Revenge of Zoe

Back in the spring of 2018, I was asked to drop by a Tucson comic shop for a brief walk-on appearance as one of the customers in a film called Revenge of Zoe. The film actually debuted at the TusCon science fiction convention in November 2018, but as with many small indie films, it then went onto the festival circuit. As it turns out, it won the Grand Prize for best Science Fiction Feature at one of those festivals, the Silver State Film Festival in Las Vegas. At last, the film is now available for anyone to view.

Revenge of Zoe Lobby Card

The premise of the movie is that two years ago, screenwriter Billy Shaw wrote a blockbuster superhero movie about the golden age classic comic book heroine “Fren-Zee”, aka “Zoe Muldoom Zephyr.” However, Billy couldn’t have done it without the help of nerdy comic book store owners Pete Raynoso and John Burns. But Billy got a little too full of himself and publicly took all the credit for the film.

Now, Billy is friendless, drug addicted, and broke. He’s also convinced that he’s being haunted by the ghosts of Fren-Zee’s creator Nick Levine and, more impossibly, by Fren-Zee herself. After losing his last valuable possession in a drunken poker game, Billy gets a miraculous phone call from his agent with an offer to write the sequel to “Fren-Zee” for a huge payday.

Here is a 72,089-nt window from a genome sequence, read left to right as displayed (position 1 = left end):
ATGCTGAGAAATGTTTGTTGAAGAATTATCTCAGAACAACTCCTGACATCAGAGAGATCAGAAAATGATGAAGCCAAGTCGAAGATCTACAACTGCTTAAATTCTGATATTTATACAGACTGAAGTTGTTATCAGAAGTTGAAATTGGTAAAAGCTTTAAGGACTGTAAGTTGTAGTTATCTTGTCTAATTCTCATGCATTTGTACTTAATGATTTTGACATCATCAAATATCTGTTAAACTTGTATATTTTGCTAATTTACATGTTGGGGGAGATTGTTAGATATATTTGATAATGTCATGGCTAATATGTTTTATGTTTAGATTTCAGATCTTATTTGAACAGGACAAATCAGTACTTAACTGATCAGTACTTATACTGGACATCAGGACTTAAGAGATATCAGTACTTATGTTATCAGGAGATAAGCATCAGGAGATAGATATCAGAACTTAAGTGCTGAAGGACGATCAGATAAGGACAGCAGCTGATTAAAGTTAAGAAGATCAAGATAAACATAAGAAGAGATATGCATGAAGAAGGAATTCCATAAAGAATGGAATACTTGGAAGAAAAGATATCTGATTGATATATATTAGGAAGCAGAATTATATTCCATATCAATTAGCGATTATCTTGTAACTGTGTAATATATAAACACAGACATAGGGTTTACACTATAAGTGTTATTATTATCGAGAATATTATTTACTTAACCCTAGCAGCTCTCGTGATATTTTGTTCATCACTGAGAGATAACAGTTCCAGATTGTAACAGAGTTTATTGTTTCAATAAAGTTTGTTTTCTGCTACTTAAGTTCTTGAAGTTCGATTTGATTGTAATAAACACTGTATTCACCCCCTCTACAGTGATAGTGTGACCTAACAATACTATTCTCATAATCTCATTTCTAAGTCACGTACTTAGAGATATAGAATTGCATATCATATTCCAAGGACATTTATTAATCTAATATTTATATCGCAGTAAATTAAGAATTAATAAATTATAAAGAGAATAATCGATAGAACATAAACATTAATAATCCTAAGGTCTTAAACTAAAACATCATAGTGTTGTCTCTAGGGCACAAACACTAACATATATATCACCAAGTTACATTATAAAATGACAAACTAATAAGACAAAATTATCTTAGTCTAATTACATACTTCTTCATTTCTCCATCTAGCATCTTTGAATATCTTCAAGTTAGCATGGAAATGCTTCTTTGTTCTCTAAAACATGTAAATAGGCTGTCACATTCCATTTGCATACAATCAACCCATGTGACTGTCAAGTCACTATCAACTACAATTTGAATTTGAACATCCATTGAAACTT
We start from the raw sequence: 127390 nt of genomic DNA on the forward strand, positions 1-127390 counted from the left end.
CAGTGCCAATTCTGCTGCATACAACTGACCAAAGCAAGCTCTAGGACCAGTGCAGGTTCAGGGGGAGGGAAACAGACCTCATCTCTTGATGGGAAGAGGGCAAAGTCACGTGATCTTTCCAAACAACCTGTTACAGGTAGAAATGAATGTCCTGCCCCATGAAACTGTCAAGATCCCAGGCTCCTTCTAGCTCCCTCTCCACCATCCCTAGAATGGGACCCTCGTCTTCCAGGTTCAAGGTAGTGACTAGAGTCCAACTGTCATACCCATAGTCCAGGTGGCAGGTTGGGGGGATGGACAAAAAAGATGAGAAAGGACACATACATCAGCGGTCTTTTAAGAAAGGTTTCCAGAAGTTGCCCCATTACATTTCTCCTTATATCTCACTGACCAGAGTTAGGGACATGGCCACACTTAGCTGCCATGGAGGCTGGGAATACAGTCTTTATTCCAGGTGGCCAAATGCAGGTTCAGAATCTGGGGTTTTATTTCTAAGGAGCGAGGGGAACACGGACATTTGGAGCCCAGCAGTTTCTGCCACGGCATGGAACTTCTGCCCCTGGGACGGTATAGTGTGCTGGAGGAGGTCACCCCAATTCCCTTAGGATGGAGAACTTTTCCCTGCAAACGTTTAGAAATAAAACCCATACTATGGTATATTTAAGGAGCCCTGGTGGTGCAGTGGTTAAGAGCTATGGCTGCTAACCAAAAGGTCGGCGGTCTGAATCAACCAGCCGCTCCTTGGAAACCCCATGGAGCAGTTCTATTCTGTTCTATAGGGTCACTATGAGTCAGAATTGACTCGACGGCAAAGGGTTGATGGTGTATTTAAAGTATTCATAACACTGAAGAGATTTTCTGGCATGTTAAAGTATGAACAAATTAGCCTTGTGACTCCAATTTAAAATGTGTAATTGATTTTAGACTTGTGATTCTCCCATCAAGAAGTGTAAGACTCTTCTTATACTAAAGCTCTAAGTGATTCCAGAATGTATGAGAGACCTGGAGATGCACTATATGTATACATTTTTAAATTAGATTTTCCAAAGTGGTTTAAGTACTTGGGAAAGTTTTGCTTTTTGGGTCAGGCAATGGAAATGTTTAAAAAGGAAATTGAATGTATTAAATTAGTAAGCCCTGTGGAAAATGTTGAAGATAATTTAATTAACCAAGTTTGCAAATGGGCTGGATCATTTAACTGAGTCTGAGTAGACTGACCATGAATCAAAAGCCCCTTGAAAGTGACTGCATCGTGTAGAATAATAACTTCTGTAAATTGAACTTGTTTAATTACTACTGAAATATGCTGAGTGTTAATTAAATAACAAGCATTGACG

But first he must find a way to mend his relationship with Pete and John and get them to help him write the screenplay. Then, maybe the ghosts of Nick Levine and Fren-Zee will leave him alone.

Revenge of Zoe is a hilarious feel-good comedy feature film about a bunch of dysfunctional people who make their living in the world of fan culture. Shot largely in  real life, functioning comic book and game stores, Revenge of Zoe is about creativity, acceptance,  friendship and everything that makes fan culture awesome.

​The film features a terrific cast of skilled and likable comedic actors, and includes industry cameos from comic book creators, authors, at least one science celebrity and an amazing soundtrack contributed by some popular indie rock bands.

As with many people, I have long been fascinated with the process of television and film production. Back in 1989, I worked as an extra on the television series, Unsolved Mysteries. So, it was fun to return to another film set and this time actually have a real speaking part. As I say, my part was brief, but it still earned me a listing in the opening credits. Here we see me carrying my purchase to the counter just before my big moment.

In the foreground, you see Nathan Campbell as Pete, Eric Schumacher as John, and Michael Guyll as Owen sharing a group hug. Clearly I’m not sure what to make of all this. One thing that made this day memorable was meeting Robert Francis and his wife Elisa Costa-Francis who, a few months after this was filmed, would be on the production team for the cinematic trailer we filmed for The Astronomer’s Crypt.

As I said at the outset, the movie is now available for anyone to stream and it’s absolutely free to watch at: https://tubitv.com/movies/578850/revenge-of-zoe

Be sure to check it out!

Acting Out a Scam

No one has ever accused me of being a financial analyst, but I once played one on the television series, Unsolved Mysteries. Here’s a somewhat blurry screenshot from the episode. I’m the tall, happy fellow in the yellow hard hat.